In Lewis Carroll, Photographer: The Princeton University Library Albums, Roger Taylor and Edward Wakeling have compiled, for the first time, an invaluable accounting of Dodgson’s work as a photographer. Wakeling, a British Carroll scholar and former chairman of the Lewis Carroll Society, has prepared an illustrated catalogue of the entire Princeton collection, with detailed captions and historical facts, including Dodgson’s own captions. Dodgson himself did not begin to log his photographs or number them until 1875, by which time he had given up photography, and so his numbering system is a retrospective one. Once started, however, he went at it with conviction, devoting weeks of his life and up to ten hours per day to “photo writing.” It seems that he worked backward, beginning with the most recent pictures he had taken, estimating the range to be “2400 prints taken up to this time” (Wakeling estimates more like three thousand, roughly one-third of which survives today). Unfortunately, Dodgson’s register has been lost, and it is perhaps Wakeling’s invaluable contribution to have recatalogued and annotated the entire opus from scratch.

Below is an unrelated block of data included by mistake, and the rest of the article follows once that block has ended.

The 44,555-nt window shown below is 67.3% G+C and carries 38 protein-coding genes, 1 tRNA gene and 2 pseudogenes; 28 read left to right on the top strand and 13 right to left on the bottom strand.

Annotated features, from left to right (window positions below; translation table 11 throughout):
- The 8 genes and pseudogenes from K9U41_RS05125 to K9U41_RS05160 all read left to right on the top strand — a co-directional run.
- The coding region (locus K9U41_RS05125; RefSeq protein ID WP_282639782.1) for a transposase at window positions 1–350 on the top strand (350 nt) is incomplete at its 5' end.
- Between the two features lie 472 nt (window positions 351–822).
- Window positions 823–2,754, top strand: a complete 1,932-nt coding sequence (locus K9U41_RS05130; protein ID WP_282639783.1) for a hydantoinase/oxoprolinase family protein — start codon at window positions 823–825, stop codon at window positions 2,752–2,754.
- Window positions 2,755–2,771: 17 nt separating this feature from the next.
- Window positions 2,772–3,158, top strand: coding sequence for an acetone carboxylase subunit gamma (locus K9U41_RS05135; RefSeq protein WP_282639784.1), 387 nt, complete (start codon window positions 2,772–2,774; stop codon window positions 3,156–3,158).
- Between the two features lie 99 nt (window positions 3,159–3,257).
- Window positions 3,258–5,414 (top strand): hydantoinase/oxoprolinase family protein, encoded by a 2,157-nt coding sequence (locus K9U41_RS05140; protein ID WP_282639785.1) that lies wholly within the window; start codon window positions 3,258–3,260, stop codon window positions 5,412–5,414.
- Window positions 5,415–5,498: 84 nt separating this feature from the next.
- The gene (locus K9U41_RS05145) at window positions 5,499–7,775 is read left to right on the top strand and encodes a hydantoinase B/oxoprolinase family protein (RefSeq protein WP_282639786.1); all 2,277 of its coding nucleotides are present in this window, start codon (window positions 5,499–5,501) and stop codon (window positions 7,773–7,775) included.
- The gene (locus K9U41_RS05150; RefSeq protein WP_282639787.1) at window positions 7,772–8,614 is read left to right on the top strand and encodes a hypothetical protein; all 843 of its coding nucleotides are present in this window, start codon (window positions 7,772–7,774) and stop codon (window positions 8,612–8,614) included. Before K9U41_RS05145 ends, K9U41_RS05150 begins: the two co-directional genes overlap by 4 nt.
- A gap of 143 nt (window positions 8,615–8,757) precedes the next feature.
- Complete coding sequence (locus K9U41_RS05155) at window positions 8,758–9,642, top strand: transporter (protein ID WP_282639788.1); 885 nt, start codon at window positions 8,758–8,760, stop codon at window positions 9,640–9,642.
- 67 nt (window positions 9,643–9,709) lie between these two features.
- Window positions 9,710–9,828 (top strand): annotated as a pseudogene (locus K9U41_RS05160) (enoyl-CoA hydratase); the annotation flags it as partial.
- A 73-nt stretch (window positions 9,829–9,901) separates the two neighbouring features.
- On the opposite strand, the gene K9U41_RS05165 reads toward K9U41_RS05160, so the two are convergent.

Lewis Carroll: Photographer presents, alongside complete reproductions of the four albums in the Princeton University Library, a comprehensive list of all of Dodgson’s works, including date, location, and subject.
Dodgson often illustrated his albums with other types of art – drawings and sketches - juxtaposing images with poetry. Sometimes the verse was of his own creation, sometimes it was borrowed from others whose work he admired, including Edward Lear, Longfellow, and Tennyson. One particularly brilliant touch was that he often invited the children to sign their name at the bottom of the print. Often in colored ink, usually violet, the childish scribble further enlivens the photograph. The awkward, beautiful handwriting of children that speaks of innocence and character, their struggle to sign as grown-ups, yet not quite making the mark.
Portraits of young girls do not make up the entirety of Dodgson’s work, of course. As both Lewis Carroll: Photographer and Douglas R. Nickel’s Dreaming in Pictures make clear, his sitters also included such notables as Alfred Lord Tennyson, Quentin Twiss, The Earl of Enniskillen, many Oxford dons and celebrities, and a smattering of local clergy and nobility. There are also portraits of his family members and the occasional landscape or object (in particular and anatomical skeletons from the museum at Christ Church). At the same time, the photographs of young girls comprise over fifty percent of his total output, and, more to the point, they represent the “child-friends,” subjects who mattered most to the photographer himself. They are also the images by which Dodgson’s photographic work is known to most of us, and by which he has been favorably – and unfavorably - judged.